NEW YORK — The Latest on Facebook’s data collection from members (all times local):

6:05 p.m.

On the same day Facebook bought ads in U.S. and British newspapers to apologize for the Cambridge Analytica scandal, the social media site faced new questions about collecting phone numbers and text messages from Android devices.

The website ars technica reported that users who checked data collected by Facebook found that it had two or more years of contact names, telephone numbers, call lengths and text messages.

Facebook says the information is uploaded to secure servers and comes only from users who opt-in to allow it . Spokeswomen say the data is not shared with friends or any outside apps. They say the data is used “to improve people’s experience across Facebook” by helping to connect with others.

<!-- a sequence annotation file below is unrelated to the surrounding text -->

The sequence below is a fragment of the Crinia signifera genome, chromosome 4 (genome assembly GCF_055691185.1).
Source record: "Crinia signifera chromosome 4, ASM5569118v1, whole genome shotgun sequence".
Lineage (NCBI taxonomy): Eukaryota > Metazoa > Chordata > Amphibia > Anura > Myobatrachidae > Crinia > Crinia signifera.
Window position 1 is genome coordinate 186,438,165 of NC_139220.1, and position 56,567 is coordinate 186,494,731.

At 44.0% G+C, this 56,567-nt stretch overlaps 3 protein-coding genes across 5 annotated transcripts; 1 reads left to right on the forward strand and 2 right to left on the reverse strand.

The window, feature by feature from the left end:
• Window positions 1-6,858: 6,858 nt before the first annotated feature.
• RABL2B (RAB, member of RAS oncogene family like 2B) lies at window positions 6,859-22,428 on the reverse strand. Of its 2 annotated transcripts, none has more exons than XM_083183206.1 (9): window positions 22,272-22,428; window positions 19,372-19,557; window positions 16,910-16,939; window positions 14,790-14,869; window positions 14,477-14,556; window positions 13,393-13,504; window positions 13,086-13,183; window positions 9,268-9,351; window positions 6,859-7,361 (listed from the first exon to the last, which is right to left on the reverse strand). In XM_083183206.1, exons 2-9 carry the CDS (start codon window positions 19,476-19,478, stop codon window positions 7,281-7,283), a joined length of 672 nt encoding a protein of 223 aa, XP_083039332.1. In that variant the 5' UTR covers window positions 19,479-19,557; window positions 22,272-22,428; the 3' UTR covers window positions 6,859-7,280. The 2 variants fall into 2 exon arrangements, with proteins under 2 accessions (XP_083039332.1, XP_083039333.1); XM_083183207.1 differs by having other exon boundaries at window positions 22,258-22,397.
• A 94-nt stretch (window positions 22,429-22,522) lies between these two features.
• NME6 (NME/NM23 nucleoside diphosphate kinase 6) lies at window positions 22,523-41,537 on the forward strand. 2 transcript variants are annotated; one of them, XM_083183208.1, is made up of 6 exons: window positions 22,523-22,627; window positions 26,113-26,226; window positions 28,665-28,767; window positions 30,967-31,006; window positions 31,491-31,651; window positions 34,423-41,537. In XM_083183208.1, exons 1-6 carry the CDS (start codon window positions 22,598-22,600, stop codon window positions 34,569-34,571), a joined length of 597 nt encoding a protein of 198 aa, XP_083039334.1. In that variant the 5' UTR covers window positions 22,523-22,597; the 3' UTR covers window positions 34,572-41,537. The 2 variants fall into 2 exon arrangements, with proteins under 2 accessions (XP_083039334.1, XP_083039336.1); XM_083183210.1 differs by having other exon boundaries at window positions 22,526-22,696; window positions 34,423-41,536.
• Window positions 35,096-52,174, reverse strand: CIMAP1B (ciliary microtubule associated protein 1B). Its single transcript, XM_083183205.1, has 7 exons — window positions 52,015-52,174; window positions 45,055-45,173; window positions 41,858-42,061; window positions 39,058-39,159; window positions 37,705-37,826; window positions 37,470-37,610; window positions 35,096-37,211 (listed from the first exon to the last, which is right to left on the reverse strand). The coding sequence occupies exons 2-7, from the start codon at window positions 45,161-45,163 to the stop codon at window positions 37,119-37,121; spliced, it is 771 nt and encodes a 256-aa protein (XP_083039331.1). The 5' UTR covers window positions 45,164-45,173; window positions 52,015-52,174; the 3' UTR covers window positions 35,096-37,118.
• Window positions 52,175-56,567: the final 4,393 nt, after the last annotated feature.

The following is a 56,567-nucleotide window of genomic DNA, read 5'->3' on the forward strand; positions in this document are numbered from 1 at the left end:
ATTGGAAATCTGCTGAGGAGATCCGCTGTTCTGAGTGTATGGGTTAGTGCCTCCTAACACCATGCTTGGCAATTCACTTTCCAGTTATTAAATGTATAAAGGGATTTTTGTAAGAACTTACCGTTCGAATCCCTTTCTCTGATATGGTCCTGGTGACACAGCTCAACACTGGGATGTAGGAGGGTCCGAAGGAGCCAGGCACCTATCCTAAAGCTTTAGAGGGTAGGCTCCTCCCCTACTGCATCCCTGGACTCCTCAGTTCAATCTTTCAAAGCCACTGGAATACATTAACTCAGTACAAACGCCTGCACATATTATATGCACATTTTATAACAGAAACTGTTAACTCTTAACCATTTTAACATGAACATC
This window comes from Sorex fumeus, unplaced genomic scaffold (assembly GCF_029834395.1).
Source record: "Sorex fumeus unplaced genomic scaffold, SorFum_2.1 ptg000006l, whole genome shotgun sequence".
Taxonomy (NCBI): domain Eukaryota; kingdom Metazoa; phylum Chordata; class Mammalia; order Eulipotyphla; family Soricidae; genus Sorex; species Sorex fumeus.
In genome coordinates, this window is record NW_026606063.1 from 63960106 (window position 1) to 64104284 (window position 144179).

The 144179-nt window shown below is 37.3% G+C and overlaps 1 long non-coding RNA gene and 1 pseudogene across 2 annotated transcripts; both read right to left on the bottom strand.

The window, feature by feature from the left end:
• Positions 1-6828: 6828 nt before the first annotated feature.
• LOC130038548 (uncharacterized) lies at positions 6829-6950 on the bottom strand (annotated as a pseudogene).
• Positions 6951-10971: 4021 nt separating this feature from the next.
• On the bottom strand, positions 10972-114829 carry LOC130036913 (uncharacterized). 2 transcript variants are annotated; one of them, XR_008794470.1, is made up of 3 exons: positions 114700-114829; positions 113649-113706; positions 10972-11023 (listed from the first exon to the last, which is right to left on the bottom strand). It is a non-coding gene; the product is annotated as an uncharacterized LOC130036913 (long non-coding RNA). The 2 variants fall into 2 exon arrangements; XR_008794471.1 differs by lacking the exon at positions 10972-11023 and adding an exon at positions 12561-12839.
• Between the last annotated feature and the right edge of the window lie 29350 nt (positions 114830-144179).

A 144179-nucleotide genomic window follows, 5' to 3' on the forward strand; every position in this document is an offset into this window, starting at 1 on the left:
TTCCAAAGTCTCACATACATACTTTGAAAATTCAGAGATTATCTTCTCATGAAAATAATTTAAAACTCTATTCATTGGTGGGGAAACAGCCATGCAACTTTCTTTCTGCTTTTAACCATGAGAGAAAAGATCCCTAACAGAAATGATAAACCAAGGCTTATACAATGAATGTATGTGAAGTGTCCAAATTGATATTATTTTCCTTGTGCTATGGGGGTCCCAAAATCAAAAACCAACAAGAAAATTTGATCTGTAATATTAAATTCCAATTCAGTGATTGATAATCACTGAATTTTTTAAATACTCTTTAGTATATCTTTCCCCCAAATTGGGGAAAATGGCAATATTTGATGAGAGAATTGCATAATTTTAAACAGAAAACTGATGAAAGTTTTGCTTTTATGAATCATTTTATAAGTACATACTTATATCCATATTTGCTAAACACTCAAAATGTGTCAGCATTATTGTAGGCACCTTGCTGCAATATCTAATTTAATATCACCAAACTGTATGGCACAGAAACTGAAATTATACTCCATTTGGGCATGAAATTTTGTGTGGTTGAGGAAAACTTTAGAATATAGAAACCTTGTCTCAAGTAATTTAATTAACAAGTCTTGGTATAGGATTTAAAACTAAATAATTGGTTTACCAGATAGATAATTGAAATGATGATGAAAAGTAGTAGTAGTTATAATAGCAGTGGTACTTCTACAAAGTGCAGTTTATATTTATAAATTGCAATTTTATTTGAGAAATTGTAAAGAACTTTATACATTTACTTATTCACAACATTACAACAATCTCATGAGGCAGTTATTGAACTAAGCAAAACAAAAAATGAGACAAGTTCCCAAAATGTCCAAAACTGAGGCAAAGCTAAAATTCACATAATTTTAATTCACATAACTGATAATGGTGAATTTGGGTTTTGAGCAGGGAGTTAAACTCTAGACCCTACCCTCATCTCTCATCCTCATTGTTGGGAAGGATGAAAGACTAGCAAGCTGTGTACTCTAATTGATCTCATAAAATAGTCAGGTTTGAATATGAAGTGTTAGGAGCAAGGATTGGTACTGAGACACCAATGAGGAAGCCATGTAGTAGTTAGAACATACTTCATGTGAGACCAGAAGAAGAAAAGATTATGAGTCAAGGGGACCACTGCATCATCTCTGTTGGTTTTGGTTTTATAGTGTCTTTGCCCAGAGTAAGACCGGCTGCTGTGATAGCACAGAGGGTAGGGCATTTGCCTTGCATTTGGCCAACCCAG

Facebook says on its website that it never sells the data and does not collect content of text messages or calls. But spokeswomen did not answer a question about why exactly it needs phone call and text message information.

Facebook says the data was used only from Android phones.


2:27 p.m.

Facebook’s CEO has taken out full-page ads in multiple U.S. and British newspapers to apologize for the Cambridge Analytica scandal.

The ads say the social media platform doesn’t deserve to hold personal information if it can’t protect it. The ads were signed by Mark Zuckerberg and appeared in Sunday newspapers.

According to the ads, a quiz app built by a Cambridge University researcher leaked Facebook data of millions of people four years ago. Zuckerberg said this was a breach of trust and that Facebook is taking steps to make sure it doesn’t happen again.

Facebook’s privacy practices have come under fire after Cambridge Analytica, a Trump-affiliated political consulting firm, got data inappropriately. The social media platform’s stock value has dropped nearly $70 billion since the revelations were first published.